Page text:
By Lara Pickford-Gordon firstname.lastname@example.org
The problem of murders in Trinidad and Tobago isn’t primarily a problem of “the people on the hill. The problem is a societal problem,” said Archbishop-elect Charles Jason Gordon, in an interview with the Catholic News last Tuesday.
Archbishop-elect Gordon, 58, will become the first diocesan archbishop for this Archdiocese when his Mass of installation is celebrated Wednesday, December 27 at the Cathedral of the Immaculate Conception. All previous archbishops belonged to religious orders or congregations.
He was announced as the successor to Archbishop Joseph Harris at a press briefing at Archbishop’s House on October 19. Due to the vacancy left with this appointment, he will continue as Apostolic Administrator of the Diocese of Bridgetown, Barbados.
T&T is currently struggling with a high murder rate among other issues. Regarding how he will guide the local Church to bring light to society, he replied the high number of murders has been a “perennial” problem for many years.
Working in Gonzales, when he was the parish priest of Holy Rosary, Port of Spain/St Martin de Porres, Gonzales, gave him a “unique perspective”. It allowed him the opportunity to understand the lives of “people on the fringes”, gangs and the challenges of an urban community.
“We have not developed all our people and in fact, have left pockets of deep underdevelopment next to pockets of incredible affluence. That is a significant challenge,” Archbishop-elect Gordon said via a WhatsApp telephone interview.
Citing Susan Craig’s Community Development in Trinidad and Tobago 1943-1973 (1974) he said, a system of “patronage as opposed to a system of development …has eaten away at the heart of our country.” Every citizen has a right to receive what they need to develop to their fullest potential however under a system of patronage “it is not a right they have anymore but it is an accommodation if you support this group or you support that group”.
Archbishop-elect Gordon observed this thinking filters to the top and seen in which companies are awarded contracts and even how people exercised their democratic right.
“It is not exercised with free conscience or a matter of what is best for the country; it is exercised as ‘which one of these will serve me best’. We have corrupted the democratic process right at the very core, the very heart.” He believed this is one of the big challenges facing the country.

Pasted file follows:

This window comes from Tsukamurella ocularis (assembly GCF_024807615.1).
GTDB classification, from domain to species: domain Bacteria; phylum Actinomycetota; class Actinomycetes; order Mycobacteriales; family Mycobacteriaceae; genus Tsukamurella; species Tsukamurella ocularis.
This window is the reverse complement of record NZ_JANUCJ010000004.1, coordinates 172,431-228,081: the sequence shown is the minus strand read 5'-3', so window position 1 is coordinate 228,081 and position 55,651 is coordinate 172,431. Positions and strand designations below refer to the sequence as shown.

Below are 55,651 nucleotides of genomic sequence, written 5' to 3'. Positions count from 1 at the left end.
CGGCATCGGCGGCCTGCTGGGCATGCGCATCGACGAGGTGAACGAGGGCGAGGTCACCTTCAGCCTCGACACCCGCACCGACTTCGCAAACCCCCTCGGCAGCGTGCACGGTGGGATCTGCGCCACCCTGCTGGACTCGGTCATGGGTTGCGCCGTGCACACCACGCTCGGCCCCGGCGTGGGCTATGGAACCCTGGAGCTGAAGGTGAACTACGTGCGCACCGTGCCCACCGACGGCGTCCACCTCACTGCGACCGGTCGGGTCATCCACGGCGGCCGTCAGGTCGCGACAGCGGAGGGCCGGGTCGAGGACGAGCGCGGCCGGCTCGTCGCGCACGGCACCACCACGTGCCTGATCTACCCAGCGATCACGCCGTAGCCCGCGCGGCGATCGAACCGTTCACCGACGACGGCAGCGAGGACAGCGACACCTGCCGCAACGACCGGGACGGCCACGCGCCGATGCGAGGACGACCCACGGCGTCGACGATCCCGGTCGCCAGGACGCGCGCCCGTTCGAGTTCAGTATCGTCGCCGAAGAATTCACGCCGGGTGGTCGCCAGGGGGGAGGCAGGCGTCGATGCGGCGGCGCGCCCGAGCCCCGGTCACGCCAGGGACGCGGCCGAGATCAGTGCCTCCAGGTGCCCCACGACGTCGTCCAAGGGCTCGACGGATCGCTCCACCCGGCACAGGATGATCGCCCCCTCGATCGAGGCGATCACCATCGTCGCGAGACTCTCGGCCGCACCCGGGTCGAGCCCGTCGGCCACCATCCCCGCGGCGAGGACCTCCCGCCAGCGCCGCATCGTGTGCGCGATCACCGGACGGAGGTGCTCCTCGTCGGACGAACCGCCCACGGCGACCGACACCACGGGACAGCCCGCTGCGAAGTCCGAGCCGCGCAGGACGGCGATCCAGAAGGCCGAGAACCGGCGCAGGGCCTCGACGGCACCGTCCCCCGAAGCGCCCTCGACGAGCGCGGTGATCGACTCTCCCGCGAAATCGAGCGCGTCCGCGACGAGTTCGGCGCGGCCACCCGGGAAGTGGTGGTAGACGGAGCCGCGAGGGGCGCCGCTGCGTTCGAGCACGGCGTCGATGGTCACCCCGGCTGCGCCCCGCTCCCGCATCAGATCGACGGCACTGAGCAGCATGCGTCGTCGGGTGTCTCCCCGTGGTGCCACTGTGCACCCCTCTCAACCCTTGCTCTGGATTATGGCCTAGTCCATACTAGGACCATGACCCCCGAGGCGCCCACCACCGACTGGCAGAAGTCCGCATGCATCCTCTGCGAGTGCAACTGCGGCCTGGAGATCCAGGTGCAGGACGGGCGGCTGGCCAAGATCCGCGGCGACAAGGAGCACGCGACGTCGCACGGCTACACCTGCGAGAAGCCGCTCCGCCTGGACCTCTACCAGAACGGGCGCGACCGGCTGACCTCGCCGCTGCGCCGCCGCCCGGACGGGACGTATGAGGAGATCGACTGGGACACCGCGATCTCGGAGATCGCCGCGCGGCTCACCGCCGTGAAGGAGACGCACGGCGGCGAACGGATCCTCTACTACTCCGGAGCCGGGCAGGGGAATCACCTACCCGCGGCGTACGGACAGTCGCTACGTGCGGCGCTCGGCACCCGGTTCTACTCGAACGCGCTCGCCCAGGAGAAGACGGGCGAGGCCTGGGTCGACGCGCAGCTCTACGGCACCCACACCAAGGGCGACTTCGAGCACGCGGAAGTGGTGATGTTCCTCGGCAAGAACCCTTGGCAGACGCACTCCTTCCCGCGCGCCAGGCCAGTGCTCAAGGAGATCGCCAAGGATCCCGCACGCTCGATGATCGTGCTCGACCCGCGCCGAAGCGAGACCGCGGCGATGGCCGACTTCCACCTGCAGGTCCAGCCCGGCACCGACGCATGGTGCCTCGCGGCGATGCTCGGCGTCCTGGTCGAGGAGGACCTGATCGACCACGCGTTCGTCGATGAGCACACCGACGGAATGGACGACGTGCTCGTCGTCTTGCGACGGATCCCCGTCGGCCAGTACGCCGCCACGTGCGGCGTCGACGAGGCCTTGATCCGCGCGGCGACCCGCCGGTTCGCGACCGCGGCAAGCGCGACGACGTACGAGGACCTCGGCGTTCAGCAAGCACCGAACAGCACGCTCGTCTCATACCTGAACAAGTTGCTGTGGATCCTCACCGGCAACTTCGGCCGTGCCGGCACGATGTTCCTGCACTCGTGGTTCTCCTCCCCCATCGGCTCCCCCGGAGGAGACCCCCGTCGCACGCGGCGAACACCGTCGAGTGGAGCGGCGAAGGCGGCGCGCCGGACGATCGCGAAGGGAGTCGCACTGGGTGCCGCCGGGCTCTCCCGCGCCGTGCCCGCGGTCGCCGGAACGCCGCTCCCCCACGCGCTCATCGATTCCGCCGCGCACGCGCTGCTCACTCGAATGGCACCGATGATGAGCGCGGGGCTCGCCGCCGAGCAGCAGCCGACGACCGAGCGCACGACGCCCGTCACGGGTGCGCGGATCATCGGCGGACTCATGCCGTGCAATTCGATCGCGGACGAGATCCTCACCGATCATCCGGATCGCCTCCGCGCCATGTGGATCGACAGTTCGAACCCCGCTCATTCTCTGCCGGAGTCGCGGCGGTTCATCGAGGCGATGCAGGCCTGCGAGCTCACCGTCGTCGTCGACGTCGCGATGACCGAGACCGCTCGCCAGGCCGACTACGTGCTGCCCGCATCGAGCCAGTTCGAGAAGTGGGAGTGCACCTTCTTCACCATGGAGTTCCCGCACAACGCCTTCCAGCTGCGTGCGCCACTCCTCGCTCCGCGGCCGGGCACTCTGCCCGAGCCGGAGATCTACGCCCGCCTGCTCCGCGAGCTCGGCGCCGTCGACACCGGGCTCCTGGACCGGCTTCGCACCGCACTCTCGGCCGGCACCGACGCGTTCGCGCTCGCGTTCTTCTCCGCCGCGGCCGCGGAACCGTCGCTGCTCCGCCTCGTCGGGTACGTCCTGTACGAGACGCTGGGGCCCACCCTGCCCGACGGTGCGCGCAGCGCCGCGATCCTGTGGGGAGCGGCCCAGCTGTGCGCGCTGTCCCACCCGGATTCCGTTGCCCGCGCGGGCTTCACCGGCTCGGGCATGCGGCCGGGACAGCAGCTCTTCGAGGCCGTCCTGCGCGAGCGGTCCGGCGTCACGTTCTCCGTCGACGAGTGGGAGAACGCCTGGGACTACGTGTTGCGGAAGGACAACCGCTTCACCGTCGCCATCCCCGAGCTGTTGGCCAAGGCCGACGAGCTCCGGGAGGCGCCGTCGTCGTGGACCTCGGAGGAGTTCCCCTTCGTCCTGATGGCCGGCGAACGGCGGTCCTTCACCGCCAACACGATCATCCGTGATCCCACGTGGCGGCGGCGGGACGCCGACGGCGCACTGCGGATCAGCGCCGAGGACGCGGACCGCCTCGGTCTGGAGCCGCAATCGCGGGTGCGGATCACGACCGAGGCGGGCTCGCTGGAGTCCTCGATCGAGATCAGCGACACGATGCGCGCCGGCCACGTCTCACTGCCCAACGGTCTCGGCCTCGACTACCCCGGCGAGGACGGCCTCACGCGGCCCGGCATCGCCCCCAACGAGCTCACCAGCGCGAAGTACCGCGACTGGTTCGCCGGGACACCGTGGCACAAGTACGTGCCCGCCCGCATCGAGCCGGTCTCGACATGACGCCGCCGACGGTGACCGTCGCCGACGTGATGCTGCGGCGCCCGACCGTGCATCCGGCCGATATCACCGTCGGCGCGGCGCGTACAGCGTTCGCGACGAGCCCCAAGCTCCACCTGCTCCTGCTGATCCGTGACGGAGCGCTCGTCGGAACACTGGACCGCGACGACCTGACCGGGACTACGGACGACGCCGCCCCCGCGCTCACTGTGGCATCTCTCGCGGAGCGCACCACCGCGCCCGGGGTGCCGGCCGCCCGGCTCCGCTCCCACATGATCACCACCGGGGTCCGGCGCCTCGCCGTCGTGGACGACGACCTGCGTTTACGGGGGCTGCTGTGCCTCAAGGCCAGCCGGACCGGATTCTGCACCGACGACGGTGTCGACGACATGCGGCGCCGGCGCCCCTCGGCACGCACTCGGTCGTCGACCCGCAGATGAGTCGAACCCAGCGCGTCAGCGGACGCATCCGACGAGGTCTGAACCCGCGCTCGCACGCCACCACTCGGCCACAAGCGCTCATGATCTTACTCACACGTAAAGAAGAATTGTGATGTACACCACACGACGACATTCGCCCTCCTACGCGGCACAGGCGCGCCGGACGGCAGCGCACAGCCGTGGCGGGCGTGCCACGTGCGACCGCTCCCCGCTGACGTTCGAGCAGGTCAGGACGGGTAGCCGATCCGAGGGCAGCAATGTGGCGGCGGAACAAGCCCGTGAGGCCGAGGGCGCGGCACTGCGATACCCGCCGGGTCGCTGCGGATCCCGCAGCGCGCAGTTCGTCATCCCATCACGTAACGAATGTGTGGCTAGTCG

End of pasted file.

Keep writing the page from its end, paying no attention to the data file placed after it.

Archbishop-elect Gordon said, “You cannot separate the violence from the rugged liberal capitalist model that T&T has adopted where we have thrown out the baby with the bath water.” He contrasted this with the social democracy of the past when things like education and health were ensured and citizens “were working hard” towards this. Archbishop-elect Gordon commented that under the liberal capitalist model, earning profit has become more important than the development of people.
“This is another way of corrupting our psyche. So we have some deep challenges that come down to character, values and ethics but we have some deep philosophical challenges also because we have made some big decisions that have taken our society in the wrong direction, a direction that has created the problems that we are now lamenting.”
The Archbishop-elect has given himself six months to learn “what is what” since he has been based overseas six years as the Bishop of Bridgetown, and Kingstown, St Vincent and the Grenadines, the latter up until last year.
“I really have to learn Trinidad and the Archdiocese of Port of Spain again before I start talking what I may or may not be doing”. Archbishop-elect Gordon did say “in principle” he agreed with the cluster system and it was “a great step” because it brought together priests using their gifts and talents to build up the body of Christ. He added, “I’m going to have to work with it for six months before seeing where I can strengthen it, if it’s possible to strengthen and how to help move it forward. I don’t have an agenda as far as that is concerned.”
On another issue, Archbishop-elect Gordon said the core business of Catholic education is “formation business”. He was asked to share his views on the teaching of Religious Education in Catholic schools and informed of the absence of a dedicated teacher for this subject in the education system.
Speaking generally he said formation involved the “whole” person and took into consideration character, civics, spirituality, academics, emotional and intellectual intelligence. “If that’s the core business then the school has to be staffed and the curriculum adjusted to ensure the core business is being done,” Archbishop-elect Gordon said.
As a student of Fatima College during the tenure of Clive Pantin (deceased) as principal, schooling was “a formation process”. This happened through Mass every morning which he attended as a member of the Sea Scouts along with other students; as a student of Religious Education from Forms I-VI; and a participant in the daily Angelus.
The bell rang at noon for the Angelus and all students stopped, even if they were on the football field, to pray. Afterwards activities resumed. Archbishop-elect Gordon recalled that Pantin introduced an “activity period” on Wednesdays in which students could learn from a coach or teacher something they were interested in. He said Pantin understood Catholic education was about formation of the person and providing an opportunity for the child to grow and develop.
“I would say that’s my vision and we would have to staff towards the vision. I don’t know the strategy because I don’t know the reality right now. We will have to figure it out,” he said. MORE IN NEXT WEEK’S ISSUE